Network Wireless Monitor Prevails High-Definition Video Surveillance Brings Problems
WIFI network cameras have made a qualitative leap in image clarity, but they have also brought a series of real problems to high-definition surveillance systems. The three core issues to be solved by high-definition monitoring are: bandwidth issues, display problems, and storage problems.
Bandwidth Problems Due to the limited network bandwidth available at present, the high bit rate brought by high-definition video becomes the biggest promotion bottleneck. How to transmit as high quality video as possible with the lowest possible bit rate is the top issue that HD surveillance needs to solve. At the same time, due to the heterogeneity of the network, different networks have different channel characteristics. Different users enjoy different network bandwidths, and even the same user's bandwidth may change at any time. With the development of the monitoring field, various user terminals have the need to connect to monitoring video. For example, the network bandwidth of the local area network monitoring network is ideal, and users want to browse high-quality video. However, due to the limited bandwidth in the field of mobile phone monitoring, users value the low code. Rate video fluency. How to adapt to these different bandwidth environments is also a problem that HD surveillance equipment needs to solve.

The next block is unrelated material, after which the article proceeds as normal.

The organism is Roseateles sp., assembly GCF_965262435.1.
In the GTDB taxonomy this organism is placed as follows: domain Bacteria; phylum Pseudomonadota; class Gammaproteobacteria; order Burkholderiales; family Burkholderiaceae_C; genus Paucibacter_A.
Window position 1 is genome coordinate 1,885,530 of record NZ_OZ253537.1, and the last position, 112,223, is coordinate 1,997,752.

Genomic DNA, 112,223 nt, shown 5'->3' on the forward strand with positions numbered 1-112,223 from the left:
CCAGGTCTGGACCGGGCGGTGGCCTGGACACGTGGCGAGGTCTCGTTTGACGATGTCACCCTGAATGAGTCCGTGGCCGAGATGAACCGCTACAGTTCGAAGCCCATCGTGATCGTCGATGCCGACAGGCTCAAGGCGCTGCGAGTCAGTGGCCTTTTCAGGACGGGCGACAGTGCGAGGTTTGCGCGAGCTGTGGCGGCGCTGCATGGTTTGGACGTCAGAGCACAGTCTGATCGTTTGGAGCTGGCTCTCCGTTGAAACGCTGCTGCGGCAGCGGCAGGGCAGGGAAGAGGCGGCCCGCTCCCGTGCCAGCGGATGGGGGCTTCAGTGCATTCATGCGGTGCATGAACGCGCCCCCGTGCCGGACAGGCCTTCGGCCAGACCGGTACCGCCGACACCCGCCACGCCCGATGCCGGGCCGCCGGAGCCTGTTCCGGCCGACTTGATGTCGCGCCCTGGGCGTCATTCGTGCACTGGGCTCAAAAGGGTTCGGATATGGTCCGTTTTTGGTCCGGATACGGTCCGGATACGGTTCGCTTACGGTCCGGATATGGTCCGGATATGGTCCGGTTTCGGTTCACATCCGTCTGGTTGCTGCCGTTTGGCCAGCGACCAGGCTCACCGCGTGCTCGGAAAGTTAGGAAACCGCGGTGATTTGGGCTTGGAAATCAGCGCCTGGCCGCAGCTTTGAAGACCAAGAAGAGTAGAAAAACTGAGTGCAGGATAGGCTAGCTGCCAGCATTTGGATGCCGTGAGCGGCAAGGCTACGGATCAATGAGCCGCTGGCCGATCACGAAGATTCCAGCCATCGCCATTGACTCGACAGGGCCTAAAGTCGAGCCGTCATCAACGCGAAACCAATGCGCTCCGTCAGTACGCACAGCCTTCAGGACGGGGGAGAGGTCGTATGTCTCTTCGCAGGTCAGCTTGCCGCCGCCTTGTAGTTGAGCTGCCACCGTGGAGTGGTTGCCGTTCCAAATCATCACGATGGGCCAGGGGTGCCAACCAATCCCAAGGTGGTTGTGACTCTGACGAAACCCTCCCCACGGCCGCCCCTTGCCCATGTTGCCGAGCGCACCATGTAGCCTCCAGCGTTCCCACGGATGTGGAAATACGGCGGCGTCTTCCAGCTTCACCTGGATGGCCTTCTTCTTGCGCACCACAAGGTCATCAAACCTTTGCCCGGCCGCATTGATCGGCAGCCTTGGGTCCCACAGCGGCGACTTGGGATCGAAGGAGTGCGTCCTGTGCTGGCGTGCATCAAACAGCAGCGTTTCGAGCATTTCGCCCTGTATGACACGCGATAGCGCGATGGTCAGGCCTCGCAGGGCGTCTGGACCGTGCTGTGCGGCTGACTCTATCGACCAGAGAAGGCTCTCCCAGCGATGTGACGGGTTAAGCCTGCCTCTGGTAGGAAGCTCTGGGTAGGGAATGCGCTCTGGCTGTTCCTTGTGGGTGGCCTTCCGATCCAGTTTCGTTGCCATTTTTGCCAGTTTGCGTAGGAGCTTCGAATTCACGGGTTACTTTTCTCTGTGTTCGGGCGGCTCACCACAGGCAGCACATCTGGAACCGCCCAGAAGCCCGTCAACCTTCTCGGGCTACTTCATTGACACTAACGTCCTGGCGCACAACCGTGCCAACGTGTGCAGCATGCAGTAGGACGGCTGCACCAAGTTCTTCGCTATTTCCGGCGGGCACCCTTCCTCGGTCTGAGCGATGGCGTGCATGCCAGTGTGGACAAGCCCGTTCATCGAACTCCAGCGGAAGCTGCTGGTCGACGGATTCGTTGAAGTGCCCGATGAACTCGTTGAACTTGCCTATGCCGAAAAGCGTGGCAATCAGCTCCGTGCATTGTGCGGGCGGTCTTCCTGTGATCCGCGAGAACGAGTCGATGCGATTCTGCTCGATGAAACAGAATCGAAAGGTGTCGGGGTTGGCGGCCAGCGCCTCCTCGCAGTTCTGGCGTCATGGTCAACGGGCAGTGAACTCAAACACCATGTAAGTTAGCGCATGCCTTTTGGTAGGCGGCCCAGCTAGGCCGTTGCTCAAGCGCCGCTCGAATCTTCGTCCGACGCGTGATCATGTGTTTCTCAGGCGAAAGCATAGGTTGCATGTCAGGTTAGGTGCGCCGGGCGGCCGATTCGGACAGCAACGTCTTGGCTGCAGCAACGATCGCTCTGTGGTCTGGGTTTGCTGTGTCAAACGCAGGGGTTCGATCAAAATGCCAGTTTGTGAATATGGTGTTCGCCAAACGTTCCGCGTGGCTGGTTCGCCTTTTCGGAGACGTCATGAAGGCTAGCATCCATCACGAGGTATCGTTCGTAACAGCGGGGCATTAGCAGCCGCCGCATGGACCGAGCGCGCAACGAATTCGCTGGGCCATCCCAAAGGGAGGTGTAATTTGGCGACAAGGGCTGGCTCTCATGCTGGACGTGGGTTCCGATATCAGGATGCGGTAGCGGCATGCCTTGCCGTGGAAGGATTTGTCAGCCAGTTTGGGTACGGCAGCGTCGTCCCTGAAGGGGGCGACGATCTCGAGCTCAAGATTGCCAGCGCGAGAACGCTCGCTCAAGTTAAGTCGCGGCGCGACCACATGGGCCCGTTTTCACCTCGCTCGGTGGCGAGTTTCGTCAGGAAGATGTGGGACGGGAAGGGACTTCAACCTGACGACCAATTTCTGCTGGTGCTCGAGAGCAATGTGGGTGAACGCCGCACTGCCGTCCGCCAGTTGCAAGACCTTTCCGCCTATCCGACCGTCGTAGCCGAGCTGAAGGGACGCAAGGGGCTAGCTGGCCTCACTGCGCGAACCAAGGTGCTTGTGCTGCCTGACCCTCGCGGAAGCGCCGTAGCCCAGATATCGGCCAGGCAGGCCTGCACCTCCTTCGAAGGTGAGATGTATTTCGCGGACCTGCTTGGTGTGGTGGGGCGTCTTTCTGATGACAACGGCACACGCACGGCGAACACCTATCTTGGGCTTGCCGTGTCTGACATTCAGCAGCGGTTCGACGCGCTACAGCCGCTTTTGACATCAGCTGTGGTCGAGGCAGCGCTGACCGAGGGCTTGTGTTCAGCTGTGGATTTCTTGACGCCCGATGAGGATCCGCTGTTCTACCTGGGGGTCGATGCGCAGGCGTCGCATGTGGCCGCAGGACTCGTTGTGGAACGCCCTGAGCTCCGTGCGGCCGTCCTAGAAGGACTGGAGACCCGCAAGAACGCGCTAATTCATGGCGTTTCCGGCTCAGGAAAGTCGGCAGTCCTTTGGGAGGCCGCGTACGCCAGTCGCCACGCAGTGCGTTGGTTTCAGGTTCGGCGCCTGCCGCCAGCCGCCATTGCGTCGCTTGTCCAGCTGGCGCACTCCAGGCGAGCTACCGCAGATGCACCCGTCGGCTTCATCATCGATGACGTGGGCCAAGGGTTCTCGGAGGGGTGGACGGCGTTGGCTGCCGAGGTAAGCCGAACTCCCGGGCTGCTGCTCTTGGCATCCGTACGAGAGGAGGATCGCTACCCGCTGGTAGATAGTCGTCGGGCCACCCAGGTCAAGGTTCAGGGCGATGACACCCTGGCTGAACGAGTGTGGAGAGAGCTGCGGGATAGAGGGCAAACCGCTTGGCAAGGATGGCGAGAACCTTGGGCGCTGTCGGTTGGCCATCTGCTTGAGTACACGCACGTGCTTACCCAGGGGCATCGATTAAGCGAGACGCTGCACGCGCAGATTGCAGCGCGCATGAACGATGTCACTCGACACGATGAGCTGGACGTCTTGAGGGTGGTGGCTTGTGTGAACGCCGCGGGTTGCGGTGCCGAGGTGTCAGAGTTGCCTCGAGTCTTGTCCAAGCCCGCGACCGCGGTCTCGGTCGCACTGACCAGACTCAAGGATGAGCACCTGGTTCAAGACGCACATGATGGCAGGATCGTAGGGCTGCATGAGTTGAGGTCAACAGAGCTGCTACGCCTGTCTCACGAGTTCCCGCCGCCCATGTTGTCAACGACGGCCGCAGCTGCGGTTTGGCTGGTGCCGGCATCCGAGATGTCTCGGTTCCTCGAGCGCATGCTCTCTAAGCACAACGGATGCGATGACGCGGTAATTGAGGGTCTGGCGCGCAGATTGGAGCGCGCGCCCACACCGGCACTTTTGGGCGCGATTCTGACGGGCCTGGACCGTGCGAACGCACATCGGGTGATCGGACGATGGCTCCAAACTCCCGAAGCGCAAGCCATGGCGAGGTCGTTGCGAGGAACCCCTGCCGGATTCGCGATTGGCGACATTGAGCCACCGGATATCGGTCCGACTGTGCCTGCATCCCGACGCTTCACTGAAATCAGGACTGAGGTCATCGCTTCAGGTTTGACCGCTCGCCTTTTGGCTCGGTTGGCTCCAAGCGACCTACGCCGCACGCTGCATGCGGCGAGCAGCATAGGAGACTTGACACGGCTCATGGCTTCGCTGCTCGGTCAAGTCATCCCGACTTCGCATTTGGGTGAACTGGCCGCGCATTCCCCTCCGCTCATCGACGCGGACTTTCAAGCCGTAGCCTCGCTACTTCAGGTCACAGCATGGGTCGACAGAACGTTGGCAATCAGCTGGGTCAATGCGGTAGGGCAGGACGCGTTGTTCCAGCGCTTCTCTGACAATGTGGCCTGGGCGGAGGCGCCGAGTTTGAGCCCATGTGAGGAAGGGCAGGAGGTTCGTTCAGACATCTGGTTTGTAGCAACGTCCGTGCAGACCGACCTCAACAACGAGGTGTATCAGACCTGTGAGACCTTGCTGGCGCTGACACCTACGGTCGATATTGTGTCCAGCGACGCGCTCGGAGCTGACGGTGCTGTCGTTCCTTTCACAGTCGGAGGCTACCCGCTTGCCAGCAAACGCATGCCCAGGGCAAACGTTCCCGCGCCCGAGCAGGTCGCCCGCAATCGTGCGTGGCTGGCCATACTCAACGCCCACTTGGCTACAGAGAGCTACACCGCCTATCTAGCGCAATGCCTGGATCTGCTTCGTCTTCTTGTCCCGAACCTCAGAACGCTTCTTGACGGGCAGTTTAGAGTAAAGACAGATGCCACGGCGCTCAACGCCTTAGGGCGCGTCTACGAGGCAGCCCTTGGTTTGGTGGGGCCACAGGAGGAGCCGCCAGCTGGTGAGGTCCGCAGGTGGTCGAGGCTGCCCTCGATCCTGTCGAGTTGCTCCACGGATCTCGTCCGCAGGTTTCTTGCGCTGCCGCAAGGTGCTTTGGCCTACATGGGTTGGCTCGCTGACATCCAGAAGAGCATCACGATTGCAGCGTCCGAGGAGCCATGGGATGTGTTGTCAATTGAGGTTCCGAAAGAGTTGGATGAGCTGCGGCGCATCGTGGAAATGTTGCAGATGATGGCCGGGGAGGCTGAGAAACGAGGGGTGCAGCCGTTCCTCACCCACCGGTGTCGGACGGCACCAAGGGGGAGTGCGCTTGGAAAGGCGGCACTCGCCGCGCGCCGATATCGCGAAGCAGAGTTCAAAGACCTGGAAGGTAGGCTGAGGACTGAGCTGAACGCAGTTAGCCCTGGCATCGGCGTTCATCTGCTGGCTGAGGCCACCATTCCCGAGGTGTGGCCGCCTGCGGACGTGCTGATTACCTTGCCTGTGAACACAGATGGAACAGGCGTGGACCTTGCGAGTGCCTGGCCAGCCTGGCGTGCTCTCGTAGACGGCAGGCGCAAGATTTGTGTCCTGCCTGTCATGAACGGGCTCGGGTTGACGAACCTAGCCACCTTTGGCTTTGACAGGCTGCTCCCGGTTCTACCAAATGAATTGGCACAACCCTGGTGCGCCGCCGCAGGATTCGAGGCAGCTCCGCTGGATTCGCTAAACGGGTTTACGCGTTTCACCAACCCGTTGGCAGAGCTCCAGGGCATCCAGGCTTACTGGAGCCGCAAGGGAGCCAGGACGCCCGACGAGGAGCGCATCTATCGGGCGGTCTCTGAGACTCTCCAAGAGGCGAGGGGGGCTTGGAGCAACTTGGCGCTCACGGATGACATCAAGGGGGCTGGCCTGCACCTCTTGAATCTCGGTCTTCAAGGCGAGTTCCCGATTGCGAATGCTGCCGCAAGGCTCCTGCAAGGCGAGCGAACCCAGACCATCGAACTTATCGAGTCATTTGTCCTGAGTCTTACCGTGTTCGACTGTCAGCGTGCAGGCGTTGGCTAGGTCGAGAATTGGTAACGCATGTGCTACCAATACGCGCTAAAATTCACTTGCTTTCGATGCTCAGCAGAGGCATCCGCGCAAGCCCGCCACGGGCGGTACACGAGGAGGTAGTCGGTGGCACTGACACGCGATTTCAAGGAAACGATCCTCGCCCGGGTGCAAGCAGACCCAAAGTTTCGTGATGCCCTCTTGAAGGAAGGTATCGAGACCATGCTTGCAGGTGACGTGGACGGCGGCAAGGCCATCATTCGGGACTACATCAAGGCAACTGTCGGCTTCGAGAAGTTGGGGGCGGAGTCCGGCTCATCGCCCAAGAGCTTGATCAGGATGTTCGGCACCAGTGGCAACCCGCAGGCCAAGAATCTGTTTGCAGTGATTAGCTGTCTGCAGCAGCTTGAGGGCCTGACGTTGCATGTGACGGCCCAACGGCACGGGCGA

Display problem Compared to standard definition video, the amount of information in high-definition video is abundant, and the corresponding performance requirements for decoding and display are also greatly improved. For example, the current mainstream PC can easily achieve 8-channel D1 standard definition video decoding display, but if the front end is 1080P High-definition video can only decode and display 1 way. For large-scale video surveillance platforms, if all use high-definition video, server decoding pressure will be great.
The increase in image resolution of storage problems will inevitably consume more storage space. Taking 1920×1080@30 frames of video as an example, using the H264 encoding algorithm, to ensure clarity, the code stream needs to be maintained at 6Mbps or more, which is about 4-8 times that of standard definition video. Under standard definition video conditions, a 16-channel DVR built-in 8 fast 2T hard disk can meet the long-term video storage requirements. In high-definition monitoring, this time will be greatly shortened, which will bring about increased storage costs.